Broekhuizen, F., Emergency Contraception, Efficacy and Public Health Impact, Current Opinion in Obstetrics and Gynecology. August 2009, 21(4) 309-312.
This report discusses potential influence from the availability of emergency contraception to the public.
Halpern, V., and Raymond, E.G., Repeated use of Pre- and Postcoital Hormonal Contraception for Prevention of Pregnancy. Cochrane Database System Review. January 2010
Through databases, research was conducted to find risks and effectiveness with repeated use of postcoital hormonal contraception.
Henshaw SK, et al., Contraceptive Use Among US Women Having Abortions in 2000-2001, Perspectives on Sexual and Reproductive Health, December 2002.
Using a nationally representative sample of over 10,600 women receiving abortion services in 2000 through 2001, researchers examined women’s contraceptive utilization patterns. Researchers focused on reasons for not using contraception and the impact of contraceptive pills on abortion rates. Based on this data, researchers estimate that as many as 51,000 abortions were avoided by using EC in 2000.
Mansour, D., Inki, P., and Gemzell-Danielsson, K., Efficacy of Contraceptive Methods: A Review of the Literature. European Journal of Contraception and Reproductive Health Care, February 2010
Contraceptive failure rates for various methods based on review of literature. Research from January 1990 to February 2008.
Polis CB, Schaffer K, et al., Advance Provision of Emergency Contraception of Pregnancy Prevention: A Meta-Analysis, Obstetrics and Gynecology, December 2007.
This meta-analysis was performed to summarize randomized controlled trials evaluating advance provision of emergency contraception to explore effects on pregnancy rates, sexually transmitted infections, and sexual and contraceptive behaviors.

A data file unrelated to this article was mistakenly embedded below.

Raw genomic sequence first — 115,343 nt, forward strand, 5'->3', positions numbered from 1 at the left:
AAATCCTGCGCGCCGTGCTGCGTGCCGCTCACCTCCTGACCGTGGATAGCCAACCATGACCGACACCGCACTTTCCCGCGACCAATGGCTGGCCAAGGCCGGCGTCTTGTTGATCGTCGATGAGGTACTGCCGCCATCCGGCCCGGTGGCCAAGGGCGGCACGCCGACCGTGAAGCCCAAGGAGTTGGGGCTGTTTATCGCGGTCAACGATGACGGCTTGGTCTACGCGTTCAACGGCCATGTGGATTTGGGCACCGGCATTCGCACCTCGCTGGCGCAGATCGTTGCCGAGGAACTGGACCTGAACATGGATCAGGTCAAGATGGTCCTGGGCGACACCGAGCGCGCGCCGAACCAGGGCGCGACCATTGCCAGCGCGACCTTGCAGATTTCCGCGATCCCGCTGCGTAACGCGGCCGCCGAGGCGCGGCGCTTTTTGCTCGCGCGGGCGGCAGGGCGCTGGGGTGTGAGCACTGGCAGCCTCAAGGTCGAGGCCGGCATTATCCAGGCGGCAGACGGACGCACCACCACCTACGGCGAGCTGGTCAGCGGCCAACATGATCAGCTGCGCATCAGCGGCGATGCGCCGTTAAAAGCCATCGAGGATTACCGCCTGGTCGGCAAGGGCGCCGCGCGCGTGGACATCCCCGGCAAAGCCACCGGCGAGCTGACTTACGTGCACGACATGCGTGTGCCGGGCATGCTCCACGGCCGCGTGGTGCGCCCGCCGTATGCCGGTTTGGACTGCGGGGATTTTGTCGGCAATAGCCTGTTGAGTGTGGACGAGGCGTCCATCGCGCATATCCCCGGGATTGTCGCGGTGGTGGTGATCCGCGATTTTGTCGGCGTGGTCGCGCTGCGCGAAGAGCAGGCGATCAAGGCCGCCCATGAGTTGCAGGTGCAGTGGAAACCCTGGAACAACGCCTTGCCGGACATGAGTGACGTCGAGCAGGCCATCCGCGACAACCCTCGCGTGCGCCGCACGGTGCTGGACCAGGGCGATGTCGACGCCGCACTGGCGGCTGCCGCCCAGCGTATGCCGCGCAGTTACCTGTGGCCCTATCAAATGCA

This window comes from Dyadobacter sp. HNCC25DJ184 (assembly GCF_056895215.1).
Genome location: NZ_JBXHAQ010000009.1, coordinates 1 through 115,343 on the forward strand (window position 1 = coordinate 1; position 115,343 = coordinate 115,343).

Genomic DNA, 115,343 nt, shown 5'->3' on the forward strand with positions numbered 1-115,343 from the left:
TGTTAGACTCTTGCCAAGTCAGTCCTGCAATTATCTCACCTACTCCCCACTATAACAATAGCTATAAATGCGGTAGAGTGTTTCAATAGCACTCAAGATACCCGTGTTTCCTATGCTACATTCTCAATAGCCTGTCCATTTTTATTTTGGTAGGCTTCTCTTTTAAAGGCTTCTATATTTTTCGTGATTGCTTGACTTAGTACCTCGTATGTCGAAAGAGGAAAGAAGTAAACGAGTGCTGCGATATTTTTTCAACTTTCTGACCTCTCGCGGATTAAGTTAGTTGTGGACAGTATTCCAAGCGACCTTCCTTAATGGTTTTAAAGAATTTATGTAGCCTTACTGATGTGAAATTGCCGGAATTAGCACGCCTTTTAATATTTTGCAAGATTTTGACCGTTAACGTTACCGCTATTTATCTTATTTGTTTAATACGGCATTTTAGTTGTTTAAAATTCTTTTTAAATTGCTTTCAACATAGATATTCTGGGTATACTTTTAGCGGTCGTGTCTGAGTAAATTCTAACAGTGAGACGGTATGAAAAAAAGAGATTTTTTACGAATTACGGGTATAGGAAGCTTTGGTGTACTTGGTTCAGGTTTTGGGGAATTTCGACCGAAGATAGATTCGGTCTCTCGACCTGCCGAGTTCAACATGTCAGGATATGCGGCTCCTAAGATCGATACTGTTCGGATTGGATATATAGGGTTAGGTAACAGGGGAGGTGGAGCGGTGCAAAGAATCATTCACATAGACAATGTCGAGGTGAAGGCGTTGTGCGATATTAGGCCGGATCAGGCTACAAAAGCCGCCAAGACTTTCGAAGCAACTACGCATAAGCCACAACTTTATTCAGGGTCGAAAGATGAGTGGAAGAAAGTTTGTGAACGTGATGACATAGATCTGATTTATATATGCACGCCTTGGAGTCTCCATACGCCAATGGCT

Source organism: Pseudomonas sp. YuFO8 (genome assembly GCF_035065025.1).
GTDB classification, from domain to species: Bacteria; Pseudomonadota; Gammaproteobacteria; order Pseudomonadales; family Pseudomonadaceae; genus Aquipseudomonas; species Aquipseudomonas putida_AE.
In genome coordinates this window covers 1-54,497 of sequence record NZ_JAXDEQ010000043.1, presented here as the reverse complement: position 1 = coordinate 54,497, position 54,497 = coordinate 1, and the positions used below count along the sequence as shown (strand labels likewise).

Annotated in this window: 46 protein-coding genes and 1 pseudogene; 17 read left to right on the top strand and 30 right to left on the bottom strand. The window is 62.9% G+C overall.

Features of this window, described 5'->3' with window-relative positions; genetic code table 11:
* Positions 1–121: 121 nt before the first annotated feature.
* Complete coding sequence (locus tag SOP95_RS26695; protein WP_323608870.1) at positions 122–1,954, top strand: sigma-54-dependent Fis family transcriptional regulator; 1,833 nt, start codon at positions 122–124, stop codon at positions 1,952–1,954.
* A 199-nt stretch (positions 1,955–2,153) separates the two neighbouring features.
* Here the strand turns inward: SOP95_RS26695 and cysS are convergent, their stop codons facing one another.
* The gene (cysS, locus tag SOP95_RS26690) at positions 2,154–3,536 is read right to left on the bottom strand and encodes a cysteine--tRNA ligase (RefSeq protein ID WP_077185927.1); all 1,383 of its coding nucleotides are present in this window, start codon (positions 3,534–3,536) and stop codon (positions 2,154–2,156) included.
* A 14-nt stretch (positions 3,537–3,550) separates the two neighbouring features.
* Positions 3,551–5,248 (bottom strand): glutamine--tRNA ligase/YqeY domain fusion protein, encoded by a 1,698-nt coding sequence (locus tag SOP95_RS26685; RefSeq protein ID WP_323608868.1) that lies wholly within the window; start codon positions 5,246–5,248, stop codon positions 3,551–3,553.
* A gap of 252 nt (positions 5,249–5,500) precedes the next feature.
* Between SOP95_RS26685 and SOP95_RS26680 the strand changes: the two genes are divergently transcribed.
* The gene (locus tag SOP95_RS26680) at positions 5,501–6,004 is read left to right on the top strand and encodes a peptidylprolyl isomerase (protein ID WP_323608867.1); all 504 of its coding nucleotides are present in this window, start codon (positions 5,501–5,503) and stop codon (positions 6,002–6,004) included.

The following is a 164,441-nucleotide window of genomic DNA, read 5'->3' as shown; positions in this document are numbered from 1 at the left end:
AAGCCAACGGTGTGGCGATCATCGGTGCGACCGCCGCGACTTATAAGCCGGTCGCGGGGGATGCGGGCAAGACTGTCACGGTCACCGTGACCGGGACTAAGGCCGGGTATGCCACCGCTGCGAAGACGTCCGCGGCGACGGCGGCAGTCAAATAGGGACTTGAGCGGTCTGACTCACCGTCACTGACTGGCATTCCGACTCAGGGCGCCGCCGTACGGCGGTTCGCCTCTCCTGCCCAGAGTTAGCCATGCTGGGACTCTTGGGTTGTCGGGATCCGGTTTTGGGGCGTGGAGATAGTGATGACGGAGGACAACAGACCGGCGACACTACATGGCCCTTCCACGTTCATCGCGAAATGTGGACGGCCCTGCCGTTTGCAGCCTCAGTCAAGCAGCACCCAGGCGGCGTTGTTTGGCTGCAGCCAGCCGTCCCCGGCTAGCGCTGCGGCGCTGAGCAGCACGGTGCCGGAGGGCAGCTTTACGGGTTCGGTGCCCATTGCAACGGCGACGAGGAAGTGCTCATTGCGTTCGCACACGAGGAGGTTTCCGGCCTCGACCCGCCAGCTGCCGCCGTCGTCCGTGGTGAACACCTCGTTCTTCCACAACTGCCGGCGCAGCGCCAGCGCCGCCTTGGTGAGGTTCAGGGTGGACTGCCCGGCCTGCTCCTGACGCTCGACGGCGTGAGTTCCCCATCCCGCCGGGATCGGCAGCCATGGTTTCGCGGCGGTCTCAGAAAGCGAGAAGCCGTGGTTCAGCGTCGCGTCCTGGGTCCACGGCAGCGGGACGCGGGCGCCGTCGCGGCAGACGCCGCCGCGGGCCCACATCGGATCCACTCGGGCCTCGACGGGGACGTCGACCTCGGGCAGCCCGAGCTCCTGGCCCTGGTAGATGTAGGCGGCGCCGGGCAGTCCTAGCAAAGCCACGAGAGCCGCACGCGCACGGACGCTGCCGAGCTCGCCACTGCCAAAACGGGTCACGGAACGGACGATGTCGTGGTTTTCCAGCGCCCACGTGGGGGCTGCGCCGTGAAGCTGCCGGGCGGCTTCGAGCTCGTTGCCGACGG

Raymond EG, Trussell J and Polis CB, Population Effect of Increased Access to Emergency Contraceptive Pills: A Systematic Review, Obstetrics and Gynecology, 2007.
This article is a systematic review of data on the effects of increased access to EC pills on pregnancy rates and the use of pills.
Weisberg, E. and Frazer, I., Rights to Emergency Contraception, International Journal of Gynecology and Obstetrics. August 2009 106(2):160-163.
This article discusses the issues surrounding women’s rights and the impact of accessibility to emergency contraception.
Efficacy and Mode Action
Pruitt, SL, Mullen PD, Contraception or Abortion? Inaccurate Descriptions of Emergency Contraception in Newspaper Articles, 1992-2002, Contraception, January 2005.
Using content analyses from a sample of other 1000 articles published in newspapers discussing EC and abortion, this study calculates the frequency of misinformation or mix-up between the terms emergency contraception and abortion.
Rodrigues I, et al., Effectiveness of Emergency Contraceptive Pills Between 72 and 120 Hours After Unprotected Sexual Intercourse, American Journal of Obstetrics & Gynecology, March 2001.
This article used observational data to examine the effectiveness of administering EC to women at different times after unprotected intercourse. Its key findings make suggestions about how long EC should be administered after intercourse.
Teal, S., et al. Efficacy, Acceptability and Safety of Medication Abortion in Low-Income, Urban Latina Women. Contraception. November 2009. 80(5) 479-483